The researchers examined patient data from the Third National Health and Nutrition Examination Survey (NHANES) database for the presence of known cardiovascular risk factors as a function of obesity....findings show that some morbidly obese patients have better cardiovascular disease risk profiles than those who are less obese. In particular, the researchers found that cardiovascular risk factors can be much worse in many individuals with a BMI as low as 30 than they are for some surgical candidates with higher BMIs.

This suggests that some patients who are obese but not morbidly obese could benefit from bariatric surgery, which can help reduce cardiovascular disease, said Dr. Livingston.

How might these patients benefit? They hypothesize that fussing with cardiovascular risk factor profiles (lab numbers) that haven’t proven relevant among the more obese, will somehow benefit people less obese. Of course, this was not a clinical trial providing any supportive evidence for any potential benefits of improved lifespan or reduced heart disease mortality.

What they are proposing is to lower the BMI criteria for bariatric surgery to include BMIs of 30 to <35 — yet those are precisely the BMIs associated with lower risks of premature death than even those of “normal” weight, according to the CDC National Center for Health Statistics. As reported, nonsmokers with ‘class I obesity’ (BMI 30 to <35) had 23% lower risks than ‘normal’ weight people. [NOTE: This is an example of why it is important to accurately report findings. The obesity paradox is not just for those “overweight,” as reported in the popular press.]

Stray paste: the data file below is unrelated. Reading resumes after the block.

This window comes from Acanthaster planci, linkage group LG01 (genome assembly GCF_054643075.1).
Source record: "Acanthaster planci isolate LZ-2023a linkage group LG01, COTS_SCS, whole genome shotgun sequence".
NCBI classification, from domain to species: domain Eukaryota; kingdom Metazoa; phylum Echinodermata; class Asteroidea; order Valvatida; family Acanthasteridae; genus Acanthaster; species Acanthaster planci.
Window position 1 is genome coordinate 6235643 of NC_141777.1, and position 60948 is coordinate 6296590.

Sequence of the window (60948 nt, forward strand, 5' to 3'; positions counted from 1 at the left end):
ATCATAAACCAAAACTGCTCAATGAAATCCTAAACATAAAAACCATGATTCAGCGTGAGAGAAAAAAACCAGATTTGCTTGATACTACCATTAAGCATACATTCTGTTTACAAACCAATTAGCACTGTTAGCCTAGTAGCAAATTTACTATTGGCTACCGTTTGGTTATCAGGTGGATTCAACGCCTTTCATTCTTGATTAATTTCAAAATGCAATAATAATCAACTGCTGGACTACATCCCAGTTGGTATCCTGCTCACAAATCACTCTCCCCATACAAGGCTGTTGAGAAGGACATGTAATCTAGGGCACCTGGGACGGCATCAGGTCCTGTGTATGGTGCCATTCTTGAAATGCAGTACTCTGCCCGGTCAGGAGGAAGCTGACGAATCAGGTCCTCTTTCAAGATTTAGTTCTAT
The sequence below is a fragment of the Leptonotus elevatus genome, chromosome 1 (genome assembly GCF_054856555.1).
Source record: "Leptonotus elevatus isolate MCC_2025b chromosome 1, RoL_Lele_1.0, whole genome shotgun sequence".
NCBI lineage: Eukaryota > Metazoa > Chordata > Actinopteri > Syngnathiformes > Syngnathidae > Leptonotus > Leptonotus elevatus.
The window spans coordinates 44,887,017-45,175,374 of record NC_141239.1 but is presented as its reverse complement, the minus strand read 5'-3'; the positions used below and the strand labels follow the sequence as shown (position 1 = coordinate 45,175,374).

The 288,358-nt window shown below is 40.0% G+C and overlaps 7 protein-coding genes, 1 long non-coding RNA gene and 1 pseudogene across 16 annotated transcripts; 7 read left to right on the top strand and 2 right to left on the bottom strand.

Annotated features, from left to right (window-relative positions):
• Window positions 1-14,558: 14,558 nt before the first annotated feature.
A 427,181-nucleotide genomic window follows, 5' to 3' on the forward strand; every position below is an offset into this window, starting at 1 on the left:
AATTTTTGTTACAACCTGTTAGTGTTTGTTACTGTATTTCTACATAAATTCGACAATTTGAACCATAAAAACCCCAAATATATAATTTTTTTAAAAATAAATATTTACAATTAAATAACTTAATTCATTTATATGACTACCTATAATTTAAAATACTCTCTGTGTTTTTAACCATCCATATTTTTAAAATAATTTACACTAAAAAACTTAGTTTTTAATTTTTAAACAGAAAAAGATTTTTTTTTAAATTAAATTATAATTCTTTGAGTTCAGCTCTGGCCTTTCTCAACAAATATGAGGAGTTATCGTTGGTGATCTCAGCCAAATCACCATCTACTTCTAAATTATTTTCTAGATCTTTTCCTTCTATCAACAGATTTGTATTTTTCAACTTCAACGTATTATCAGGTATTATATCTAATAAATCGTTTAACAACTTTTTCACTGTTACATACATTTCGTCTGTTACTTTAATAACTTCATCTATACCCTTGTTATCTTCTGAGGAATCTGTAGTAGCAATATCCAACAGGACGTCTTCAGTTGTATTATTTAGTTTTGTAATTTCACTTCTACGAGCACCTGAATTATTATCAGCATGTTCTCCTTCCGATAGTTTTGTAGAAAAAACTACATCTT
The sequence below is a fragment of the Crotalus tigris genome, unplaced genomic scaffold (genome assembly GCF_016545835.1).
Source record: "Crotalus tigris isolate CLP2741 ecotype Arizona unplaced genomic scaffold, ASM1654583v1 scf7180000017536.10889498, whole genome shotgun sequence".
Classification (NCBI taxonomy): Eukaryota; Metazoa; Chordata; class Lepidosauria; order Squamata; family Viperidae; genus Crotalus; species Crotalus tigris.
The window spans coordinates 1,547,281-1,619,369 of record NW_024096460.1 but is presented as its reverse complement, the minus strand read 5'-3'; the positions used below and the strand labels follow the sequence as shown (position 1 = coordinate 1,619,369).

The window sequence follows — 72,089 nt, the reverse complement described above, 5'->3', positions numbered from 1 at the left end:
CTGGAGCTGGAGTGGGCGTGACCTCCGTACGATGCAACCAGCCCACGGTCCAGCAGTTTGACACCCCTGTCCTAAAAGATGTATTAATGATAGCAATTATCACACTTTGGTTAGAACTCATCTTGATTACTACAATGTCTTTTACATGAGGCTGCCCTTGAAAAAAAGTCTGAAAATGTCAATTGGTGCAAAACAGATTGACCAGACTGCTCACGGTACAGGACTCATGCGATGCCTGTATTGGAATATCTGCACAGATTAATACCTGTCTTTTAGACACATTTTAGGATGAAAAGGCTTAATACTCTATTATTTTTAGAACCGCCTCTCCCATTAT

If these bariatric researchers are concerned about heart disease deaths, they only have to look at the body of evidence showing a protective effect of obesity among heart patients, even those with the highest rates of diabetes, high cholesterol and high blood pressure. The huge randomized INVEST trial of people with heart disease and hypertension, for example, demonstrated that the obese, BMIs 30 - <35, had the lowest risks for all-cause mortality, heart attacks and strokes — nearly half that of “normal” weight patients. Only at the very highest BMIs did the risks begin to creep up but they were still less than the underweight and most notably less than the ‘normal’ weight patients.

To sum up, they want to treat those with the lowest actual chances of dying, using a treatment so risky it’s been shown to increase the risks of dying by nearly 400% among those at the highest risks? This is a risk-benefit ratio that goes against all medical practice ethics and integrity.

It is just as Dr. Livingston had written in the October issue of Archives of Surgery, after reviewing the two largest and most objective studies on mortalities following bariatric surgery. The high mortality rates “called into question the risk-benefit ratio for operations.”

© 2007 Sandy Szwarc. All rights reserved